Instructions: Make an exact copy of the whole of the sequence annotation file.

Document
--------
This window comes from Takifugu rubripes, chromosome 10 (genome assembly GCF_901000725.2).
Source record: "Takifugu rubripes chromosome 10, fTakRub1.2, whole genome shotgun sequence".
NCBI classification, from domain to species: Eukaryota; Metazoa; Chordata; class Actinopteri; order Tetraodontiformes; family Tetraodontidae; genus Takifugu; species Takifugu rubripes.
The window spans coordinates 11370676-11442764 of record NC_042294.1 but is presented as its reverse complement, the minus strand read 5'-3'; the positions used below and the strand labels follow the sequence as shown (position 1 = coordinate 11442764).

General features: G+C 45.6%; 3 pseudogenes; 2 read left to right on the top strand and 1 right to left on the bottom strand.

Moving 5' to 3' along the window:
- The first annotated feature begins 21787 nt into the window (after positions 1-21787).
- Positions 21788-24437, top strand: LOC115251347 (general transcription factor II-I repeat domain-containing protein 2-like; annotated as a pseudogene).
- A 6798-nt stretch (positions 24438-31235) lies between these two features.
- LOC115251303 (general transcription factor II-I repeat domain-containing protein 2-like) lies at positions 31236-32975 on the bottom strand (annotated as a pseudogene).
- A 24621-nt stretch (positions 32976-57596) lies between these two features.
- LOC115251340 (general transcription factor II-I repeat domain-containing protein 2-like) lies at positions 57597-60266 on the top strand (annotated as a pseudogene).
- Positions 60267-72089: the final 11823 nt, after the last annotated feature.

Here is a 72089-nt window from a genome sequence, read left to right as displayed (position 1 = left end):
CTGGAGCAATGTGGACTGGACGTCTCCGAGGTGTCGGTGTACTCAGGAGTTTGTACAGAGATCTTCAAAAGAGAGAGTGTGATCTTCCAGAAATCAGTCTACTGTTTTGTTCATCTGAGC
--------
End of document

This window comes from Takifugu rubripes, chromosome 10 (genome assembly GCF_901000725.2).
Source record: "Takifugu rubripes chromosome 10, fTakRub1.2, whole genome shotgun sequence".
NCBI classification, from domain to species: Eukaryota; Metazoa; Chordata; class Actinopteri; order Tetraodontiformes; family Tetraodontidae; genus Takifugu; species Takifugu rubripes.
The window spans coordinates 11370676-11442764 of record NC_042294.1 but is presented as its reverse complement, the minus strand read 5'-3'; the positions used below and the strand labels follow the sequence as shown (position 1 = coordinate 11442764).

General features: G+C 45.6%; 3 pseudogenes; 2 read left to right on the top strand and 1 right to left on the bottom strand.

Moving 5' to 3' along the window:
- The first annotated feature begins 21787 nt into the window (after positions 1-21787).
- Positions 21788-24437, top strand: LOC115251347 (general transcription factor II-I repeat domain-containing protein 2-like; annotated as a pseudogene).
- A 6798-nt stretch (positions 24438-31235) lies between these two features.
- LOC115251303 (general transcription factor II-I repeat domain-containing protein 2-like) lies at positions 31236-32975 on the bottom strand (annotated as a pseudogene).
- A 24621-nt stretch (positions 32976-57596) lies between these two features.
- LOC115251340 (general transcription factor II-I repeat domain-containing protein 2-like) lies at positions 57597-60266 on the top strand (annotated as a pseudogene).
- Positions 60267-72089: the final 11823 nt, after the last annotated feature.

Here is a 72089-nt window from a genome sequence, read left to right as displayed (position 1 = left end):
CTGGAGCAATGTGGACTGGACGTCTCCGAGGTGTCGGTGTACTCAGGAGTTTGTACAGAGATCTTCAAAAGAGAGAGTGTGATCTTCCAGAAATCAGTCTACTGTTTTGTTCATCTGAGC